ZONE 414 (2021), a new science fiction movie which was just released on Netflix, plays out like BLADE RUNNER LITE.
As in oops I spilled half the cream into the coffee-kind-of-lite. Or would you like some coffee with your milk?
Yup. There’s not a lot going on here.
ZONE 414 takes place in the near future where a private detective David Carmichael (Guy Pearce) is hired by the eccentric Marlon Veidt (Travis Fimmel) to find his missing daughter Melissa in Zone 414, a place also known as the City of Robots. And Veidt knows a lot about this “city” because he’s the guy who created it. He is a reclusive scientist who successfully created exceedingly realistic artificially intelligent beings, and the government decided to give these beings a test run in a special area, a city now known as Zone 414, the only place on Earth where these A. I. beings exist.
It’s an insanely expensive place to visit, so only the very wealthy go there, paying for these artificial beings to satisfy their every fantasy. Veidt’s daughter, unhappy at home, and perhaps jealous that her weirdo scientist daddy spends all his time creating robots, runs away and disappears somewhere in Zone 414. Veidt doesn’t want to involve the police because he wants no negative publicity regarding 414, and so he hires David to get the job done, and he gives the detective a place to start, the name of an A.I. being, Jane (Matilda Anna Ingrid Lutz) who was friends with his daughter.
When David finds Jane, she tells him she doesn’t know where Melissa is. She also tells David that someone out there is trying to kill her, and David decides to help her with her problem so that she will help him find Melissa. Together, David and Jane navigate through the seedy streets of Zone 414, looking for clues to find Melissa and the man who is targeting Jane, and as they do so, they begin to learn more about Zone 414.
Which would be really interesting if there actually was something to learn about! The biggest knock against ZONE 414 is its screenplay by Bryan Edward Hill. The set-up is fine. Hard-boiled detective on the case to find a missing woman in a dark underworld known as 414. This one had me at the outset. But the deeper David gets into this underworld, the only major surprise is how much isn’t there! The deep dark dirty secret behind ZONE 414 isn’t really all that deep dark and dirty.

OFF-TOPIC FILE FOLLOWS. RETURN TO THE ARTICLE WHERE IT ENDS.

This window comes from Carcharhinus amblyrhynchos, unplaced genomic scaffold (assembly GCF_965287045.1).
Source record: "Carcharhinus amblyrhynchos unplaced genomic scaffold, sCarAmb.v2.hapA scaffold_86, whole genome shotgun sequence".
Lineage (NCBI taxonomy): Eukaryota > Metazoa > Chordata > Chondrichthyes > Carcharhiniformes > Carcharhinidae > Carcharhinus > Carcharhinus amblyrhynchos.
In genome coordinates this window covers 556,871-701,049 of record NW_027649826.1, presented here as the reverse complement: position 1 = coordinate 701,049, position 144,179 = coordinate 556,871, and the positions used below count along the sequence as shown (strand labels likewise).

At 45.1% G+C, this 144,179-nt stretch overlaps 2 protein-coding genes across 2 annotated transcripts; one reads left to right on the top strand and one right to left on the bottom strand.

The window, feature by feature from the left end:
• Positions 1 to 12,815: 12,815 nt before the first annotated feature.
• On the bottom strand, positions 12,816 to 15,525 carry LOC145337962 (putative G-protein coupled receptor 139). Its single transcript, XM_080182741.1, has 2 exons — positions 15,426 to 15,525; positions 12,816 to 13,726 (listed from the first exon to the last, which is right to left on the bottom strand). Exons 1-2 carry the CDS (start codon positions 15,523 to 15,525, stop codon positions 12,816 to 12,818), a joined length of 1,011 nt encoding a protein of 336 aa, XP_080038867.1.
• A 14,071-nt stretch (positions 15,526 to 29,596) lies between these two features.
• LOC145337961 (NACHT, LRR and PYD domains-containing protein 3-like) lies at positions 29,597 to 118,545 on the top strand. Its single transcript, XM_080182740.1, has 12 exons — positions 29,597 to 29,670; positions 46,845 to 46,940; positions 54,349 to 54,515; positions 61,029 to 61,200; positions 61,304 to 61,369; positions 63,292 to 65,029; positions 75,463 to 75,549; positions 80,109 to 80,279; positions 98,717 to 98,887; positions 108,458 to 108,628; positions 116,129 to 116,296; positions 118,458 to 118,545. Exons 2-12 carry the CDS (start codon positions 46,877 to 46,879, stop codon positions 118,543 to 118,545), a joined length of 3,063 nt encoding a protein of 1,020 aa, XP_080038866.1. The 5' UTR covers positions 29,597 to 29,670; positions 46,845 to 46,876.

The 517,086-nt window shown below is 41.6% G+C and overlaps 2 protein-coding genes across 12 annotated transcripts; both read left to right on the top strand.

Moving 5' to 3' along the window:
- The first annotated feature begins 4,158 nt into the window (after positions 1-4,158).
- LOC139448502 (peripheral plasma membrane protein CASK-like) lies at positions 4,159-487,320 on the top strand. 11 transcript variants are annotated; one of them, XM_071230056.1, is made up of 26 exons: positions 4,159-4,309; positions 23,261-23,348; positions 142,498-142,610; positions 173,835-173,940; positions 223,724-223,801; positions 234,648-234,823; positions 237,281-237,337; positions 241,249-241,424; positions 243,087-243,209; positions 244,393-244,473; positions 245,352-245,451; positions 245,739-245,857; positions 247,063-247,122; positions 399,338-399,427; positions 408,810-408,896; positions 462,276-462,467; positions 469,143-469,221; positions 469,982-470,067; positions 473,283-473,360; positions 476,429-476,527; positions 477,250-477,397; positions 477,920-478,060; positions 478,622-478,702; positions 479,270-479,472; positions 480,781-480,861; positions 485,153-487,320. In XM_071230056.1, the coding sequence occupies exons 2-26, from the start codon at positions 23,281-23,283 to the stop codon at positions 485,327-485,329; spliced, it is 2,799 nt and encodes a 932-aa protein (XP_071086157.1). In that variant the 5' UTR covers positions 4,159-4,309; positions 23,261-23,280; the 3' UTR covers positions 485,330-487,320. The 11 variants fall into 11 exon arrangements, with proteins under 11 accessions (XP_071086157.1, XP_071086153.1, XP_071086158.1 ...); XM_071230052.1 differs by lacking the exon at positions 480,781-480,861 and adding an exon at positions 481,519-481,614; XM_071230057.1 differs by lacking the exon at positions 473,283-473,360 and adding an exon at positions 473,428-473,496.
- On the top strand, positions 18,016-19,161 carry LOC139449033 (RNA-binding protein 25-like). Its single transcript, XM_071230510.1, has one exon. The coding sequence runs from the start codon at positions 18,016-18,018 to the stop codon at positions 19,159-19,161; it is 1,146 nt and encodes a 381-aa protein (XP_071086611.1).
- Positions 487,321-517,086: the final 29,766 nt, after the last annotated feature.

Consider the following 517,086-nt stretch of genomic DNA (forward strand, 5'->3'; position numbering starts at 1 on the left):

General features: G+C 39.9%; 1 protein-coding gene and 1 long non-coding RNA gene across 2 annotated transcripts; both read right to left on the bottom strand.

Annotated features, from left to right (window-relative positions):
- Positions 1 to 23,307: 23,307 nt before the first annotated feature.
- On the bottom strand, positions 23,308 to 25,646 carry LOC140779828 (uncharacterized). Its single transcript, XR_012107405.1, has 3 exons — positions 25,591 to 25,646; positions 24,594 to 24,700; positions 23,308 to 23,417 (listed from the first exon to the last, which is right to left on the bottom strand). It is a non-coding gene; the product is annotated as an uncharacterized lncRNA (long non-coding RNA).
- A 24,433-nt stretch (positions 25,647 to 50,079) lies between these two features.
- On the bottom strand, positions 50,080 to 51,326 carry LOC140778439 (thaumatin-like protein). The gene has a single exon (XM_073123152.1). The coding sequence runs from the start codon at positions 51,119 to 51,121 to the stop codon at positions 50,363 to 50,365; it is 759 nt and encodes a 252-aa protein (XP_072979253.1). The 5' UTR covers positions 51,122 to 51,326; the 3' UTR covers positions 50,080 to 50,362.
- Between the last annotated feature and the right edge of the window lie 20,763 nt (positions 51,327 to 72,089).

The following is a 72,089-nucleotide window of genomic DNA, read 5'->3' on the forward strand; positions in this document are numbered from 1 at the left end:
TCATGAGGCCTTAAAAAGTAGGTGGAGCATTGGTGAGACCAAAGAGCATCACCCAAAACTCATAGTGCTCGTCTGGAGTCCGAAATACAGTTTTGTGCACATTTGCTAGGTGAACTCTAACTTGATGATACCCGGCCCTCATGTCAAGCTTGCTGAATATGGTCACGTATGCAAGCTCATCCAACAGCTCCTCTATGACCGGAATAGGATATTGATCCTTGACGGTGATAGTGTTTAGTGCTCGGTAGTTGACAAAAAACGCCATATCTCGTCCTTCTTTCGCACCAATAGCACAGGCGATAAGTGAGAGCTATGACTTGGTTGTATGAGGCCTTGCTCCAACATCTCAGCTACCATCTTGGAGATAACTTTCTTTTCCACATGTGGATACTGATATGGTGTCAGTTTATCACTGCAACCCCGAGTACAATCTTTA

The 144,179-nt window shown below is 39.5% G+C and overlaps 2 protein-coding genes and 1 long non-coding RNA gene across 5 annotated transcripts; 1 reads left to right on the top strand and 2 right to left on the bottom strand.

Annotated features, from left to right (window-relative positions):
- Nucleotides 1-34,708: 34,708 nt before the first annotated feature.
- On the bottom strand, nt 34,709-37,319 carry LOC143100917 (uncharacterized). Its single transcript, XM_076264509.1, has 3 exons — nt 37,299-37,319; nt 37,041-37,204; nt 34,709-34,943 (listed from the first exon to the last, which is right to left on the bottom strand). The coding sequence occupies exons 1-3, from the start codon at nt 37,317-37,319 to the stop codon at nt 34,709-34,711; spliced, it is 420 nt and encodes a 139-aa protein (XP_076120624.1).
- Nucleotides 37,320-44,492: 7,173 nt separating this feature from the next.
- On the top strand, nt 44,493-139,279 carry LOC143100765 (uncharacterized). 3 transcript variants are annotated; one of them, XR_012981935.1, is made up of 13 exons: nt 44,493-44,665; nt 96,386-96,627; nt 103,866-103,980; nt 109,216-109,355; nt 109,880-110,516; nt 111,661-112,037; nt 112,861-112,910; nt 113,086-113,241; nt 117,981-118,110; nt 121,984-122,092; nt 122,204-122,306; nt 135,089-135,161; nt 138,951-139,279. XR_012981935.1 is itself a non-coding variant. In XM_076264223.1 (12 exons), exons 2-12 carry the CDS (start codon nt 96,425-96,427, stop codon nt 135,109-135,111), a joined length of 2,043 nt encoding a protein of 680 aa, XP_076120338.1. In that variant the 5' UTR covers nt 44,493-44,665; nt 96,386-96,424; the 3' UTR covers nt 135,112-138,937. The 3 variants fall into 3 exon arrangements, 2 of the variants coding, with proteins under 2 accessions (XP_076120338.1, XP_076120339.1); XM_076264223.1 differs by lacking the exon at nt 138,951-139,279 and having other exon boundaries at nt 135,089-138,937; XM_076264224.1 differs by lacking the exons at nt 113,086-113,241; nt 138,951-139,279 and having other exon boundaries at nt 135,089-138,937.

And what is there— the highly advanced A.I. Jane struggling with her feelings and wanting to be human, for example,— has been done before and done better.
There’s a conversation in this movie between David and Veidt that perfectly sums up the problem with this story. David tells Veidt the results of his investigation, and Veidt goes off on this insane supervillianish rant about how he won’t allow David to use this information to take down Zone 414, to which David just shrugs and tells him he’s not interested in taking down anything. He just wants his money.
I felt the same way. I wasn’t interested in Veidt’s ravings either. Mainly because his creation Zone 414 is a snooze. Who cares? The real interest in this movie is simply David’s search for Melissa. It’s as simple a story as that. The rest isn’t fleshed out at all.
As such, David is the one interesting character in the movie, and he actually has a rather compelling back story involving his terminally ill wife. Guy Pearce is a really good actor, and he is solid here as the hardened former cop turned private detective David. Pearce keeps this movie from being a total snooze fest. Pearce has a ton of credits and has been in all kinds of movies and TV shows, including films like PROMETHEUS (2012), THE KING’S SPEECH (2010), and THE HURT LOCKER (2008), and shows like MARE OF EASTTOWN (2021).
I also enjoyed Matilda Anna Ingrid Lutz as Jane, but her role is kind of a cliche at this point, the A.I. who wants to be really alive, and the writing doesn’t add anything new or original to her character.
The rest of the cast is okay. Jonathan Aris plays Joseph Veidt, Marlon’s creepy brother, a character who becomes more involved in the plot as the film goes along, but revelations about the character are simply meh.
Olwen Fouere enjoys a couple of interesting scenes as Jane’s weird handler, Royale, and Ned Dennehy is memorable in one scene as one of the slimy patrons of 414 who tries to bargain with David to buy Jane for a day.
The look of ZONE 414 borrows heavily from BLADE RUNNER (1982) but doesn’t look nearly as comprehensive or mind boggling, and that’s pretty much all you need to know about ZONE 414, that a film made here in 2022 pales in comparison visually to a movie made in 1982!
Director Andrew Baird does a decent job here. I mean, the film looks good, but as I just said, within seconds of watching it, BLADE RUNNER immediately comes to mind, and then as it goes along one realizes that in terms of both visuals and story it is far inferior to the 1982 Ridley Scott movie. Baird also does a good job framing David’s story, which I enjoyed. It’s just that what David uncovers is hardly worth a look, and any deep dark mysteries or secrets waiting to be revealed just aren’t there. It’s a simple crime drama mystery about a missing girl dressed up as a science fiction flick, with some tired A.I. angst thrown in for good measure.
Don’t get me wrong. I didn’t hate ZONE 414. Most of the time I was watching it I was enjoying it. Guy Pearce is strong throughout and makes David a very watchable hero, and Matilda Anna Ingrid Lutz as Jane is equally as watchable as Pearce. But once David and Jane find their answers, at that point, it’s like a big shrug of the shoulders and a loud, “so what?”
ZONE 414 is a tepid science fiction movie that borrows heavily from BLADE RUNNER while remaining far inferior to its source of inspiration.
It’s worth a visit, but you probably won’t find yourself going back any time soon.